As with Set 21, which contained the first half of what the British consider "Series 14" of Midsomer Murders, Acorn Media has provided the episodes with 1080p encoding, thereby continuing the superior video quality from Set 21 into Set 22. With two AVC-encoded 90-minute (approximately) episodes per BD-25 disc, Acorn has achieved a remarkable and consistent image despite the high degree of compression. Detail is excellent, colors are natural and bright, and there is no sign of video noise or aliasing, such as occasionally appeared on earlier sets formatted at 1080i. Even the end credits, which were of poor quality on Set 21, are vastly improved. These most recent two sets of Midsomer Murders represent TV on Blu-ray as it should be done.
Midsomer Murders, Set 22 Blu-ray, Audio Quality
Provided in lossless DTS-HD MA 2.0, the sound design for Midsomer Murders continues to be basic and functional, with emphasis on dialogue and sparing use of music. The Blu-ray's track conveys the dialogue clearly, and Jim Parker's signature theme continues to provide the appropriately macabre note of fascination, especially in the signature theremin version that opens and closes most episodes.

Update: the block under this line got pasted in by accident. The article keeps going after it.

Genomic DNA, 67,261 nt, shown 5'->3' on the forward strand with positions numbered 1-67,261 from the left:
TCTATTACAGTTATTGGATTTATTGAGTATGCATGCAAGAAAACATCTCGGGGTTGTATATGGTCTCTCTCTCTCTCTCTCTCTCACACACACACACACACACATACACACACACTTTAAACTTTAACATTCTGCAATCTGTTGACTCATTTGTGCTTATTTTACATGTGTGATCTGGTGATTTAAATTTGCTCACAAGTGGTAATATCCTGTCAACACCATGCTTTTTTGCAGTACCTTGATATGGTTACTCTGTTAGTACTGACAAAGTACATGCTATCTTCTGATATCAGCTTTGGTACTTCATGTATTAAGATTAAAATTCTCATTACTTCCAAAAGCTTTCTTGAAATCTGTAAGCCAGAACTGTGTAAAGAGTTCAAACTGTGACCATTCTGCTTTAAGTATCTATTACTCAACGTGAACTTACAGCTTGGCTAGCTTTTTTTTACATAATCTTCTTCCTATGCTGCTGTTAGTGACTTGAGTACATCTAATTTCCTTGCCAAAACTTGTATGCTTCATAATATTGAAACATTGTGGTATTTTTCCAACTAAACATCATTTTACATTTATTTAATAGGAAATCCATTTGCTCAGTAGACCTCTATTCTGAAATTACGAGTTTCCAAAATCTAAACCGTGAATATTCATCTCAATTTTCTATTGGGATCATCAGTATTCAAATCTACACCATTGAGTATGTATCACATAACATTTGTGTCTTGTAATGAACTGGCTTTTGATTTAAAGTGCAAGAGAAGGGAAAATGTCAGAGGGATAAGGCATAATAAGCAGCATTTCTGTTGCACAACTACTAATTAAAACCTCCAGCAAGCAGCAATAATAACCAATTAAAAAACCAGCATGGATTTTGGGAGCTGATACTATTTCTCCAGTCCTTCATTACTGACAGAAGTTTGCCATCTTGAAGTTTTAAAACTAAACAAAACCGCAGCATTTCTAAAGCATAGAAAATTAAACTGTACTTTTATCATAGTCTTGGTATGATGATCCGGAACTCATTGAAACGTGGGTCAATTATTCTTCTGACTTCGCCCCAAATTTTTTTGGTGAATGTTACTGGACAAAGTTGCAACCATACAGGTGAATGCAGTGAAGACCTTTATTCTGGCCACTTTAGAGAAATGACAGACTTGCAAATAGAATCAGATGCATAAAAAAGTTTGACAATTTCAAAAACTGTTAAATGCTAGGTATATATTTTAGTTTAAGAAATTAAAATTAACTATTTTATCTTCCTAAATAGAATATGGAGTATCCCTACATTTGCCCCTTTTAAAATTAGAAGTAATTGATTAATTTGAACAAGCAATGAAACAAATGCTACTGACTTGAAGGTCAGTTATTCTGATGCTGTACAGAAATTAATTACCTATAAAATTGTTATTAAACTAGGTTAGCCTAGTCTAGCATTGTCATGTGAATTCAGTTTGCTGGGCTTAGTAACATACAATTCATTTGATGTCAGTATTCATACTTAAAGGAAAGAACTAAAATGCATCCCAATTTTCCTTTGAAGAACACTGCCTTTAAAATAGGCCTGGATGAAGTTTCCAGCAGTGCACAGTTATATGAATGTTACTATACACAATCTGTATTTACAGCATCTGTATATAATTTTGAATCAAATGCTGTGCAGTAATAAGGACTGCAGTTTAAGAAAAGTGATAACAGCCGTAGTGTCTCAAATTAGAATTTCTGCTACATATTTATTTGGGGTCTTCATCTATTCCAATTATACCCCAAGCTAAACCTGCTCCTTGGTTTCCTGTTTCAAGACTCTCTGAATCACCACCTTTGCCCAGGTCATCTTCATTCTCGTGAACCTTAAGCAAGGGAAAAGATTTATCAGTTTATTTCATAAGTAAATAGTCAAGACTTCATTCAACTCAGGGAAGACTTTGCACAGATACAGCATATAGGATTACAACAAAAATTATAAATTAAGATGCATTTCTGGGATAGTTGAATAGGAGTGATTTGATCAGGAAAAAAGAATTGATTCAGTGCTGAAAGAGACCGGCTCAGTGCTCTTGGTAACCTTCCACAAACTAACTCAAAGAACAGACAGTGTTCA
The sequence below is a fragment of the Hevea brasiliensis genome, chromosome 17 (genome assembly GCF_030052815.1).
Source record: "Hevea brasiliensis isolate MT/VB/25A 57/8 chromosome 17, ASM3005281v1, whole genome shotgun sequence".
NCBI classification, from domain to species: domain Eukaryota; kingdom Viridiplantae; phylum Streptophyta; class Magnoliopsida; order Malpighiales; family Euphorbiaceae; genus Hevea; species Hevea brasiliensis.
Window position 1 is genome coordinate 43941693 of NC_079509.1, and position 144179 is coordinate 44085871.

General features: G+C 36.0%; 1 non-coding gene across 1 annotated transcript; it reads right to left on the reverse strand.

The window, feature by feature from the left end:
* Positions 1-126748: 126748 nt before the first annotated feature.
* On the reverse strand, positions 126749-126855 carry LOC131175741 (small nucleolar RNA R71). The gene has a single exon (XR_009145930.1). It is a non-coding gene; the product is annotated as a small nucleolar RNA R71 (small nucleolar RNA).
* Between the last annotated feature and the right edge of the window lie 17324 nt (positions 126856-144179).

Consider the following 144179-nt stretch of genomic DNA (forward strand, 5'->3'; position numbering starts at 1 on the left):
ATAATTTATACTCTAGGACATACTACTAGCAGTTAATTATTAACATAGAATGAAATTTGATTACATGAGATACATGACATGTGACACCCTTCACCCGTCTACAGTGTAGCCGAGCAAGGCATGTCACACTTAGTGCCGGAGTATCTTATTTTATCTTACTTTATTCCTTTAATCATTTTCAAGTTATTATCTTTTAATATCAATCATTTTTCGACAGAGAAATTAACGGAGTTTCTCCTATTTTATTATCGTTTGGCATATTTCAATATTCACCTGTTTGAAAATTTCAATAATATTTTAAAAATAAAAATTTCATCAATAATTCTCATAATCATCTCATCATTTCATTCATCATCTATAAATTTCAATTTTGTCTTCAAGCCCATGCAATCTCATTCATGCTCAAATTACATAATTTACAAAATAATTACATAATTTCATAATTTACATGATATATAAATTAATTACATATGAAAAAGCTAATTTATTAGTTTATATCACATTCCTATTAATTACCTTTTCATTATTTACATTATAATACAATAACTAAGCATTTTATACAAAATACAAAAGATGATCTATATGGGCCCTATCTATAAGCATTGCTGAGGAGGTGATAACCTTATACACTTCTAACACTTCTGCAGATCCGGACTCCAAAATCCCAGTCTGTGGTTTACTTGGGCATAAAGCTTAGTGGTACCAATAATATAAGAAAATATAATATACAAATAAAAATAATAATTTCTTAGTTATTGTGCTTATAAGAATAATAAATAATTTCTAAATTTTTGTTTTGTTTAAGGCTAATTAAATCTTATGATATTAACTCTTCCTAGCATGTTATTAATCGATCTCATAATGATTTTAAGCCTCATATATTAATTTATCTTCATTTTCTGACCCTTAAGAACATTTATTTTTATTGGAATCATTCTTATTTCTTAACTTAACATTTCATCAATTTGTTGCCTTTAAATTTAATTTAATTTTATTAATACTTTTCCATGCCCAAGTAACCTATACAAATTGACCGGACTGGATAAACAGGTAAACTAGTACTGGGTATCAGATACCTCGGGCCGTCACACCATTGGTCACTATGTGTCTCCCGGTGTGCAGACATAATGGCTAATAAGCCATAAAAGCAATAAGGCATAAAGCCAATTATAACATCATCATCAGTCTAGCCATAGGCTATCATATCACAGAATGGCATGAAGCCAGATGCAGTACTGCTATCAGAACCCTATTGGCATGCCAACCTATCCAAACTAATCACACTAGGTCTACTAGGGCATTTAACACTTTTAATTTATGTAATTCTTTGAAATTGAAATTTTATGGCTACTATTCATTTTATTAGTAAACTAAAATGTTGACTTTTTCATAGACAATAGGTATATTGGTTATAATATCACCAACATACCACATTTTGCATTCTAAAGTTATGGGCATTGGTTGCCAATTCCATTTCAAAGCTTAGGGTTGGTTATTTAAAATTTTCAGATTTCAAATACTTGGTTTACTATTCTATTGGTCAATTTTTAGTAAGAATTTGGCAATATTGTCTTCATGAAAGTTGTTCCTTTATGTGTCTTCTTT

Midsomer Murders, Set 22 Blu-ray, Special Features and Extras
Midsomer Murders, Set 22 Blu-ray, Overall Score and Recommendation
As of this writing, Acorn Media is preparing to re-release the first five series of Midsomer Murders on DVD in their original broadcast order, but with no Blu-ray release on the horizon. Presumably the expense of returning to the 16mm film sources of these early episodes for rescanning and remastering has been deemed too high, which is unfortunate. The world of Midsomer Murders was defined by these early cases, and the effort to reformulate that world with new characters can only be fully appreciated within that context. Misfires such as "The Sleeper Under the Hill" and "A Sacred Trust" are to be expected when a long-running series undergoes fundamental change, but they would be easier to accept if Acorn would accelerate the pace of bringing one of its most popular series to high definition. The show in general remains highly recommended, as does the technical quality of Set 22. The episodes themselves are a mixed lot.
Midsomer Murders: Other Seasons
Midsomer Murders, Set 22 Blu-ray, News and Updates
• Midsomer Murders, Set 22 Blu-ray - May 21, 2013
Acorn Media has announced the 2-disc Blu-ray release of Midsomer Murders, Set 22, which includes four mysteries from the British television series, based on the books by Caroline Graham. Chief Inspector John Barnaby (Neil Dudgeon) returns to Blu-ray on August ...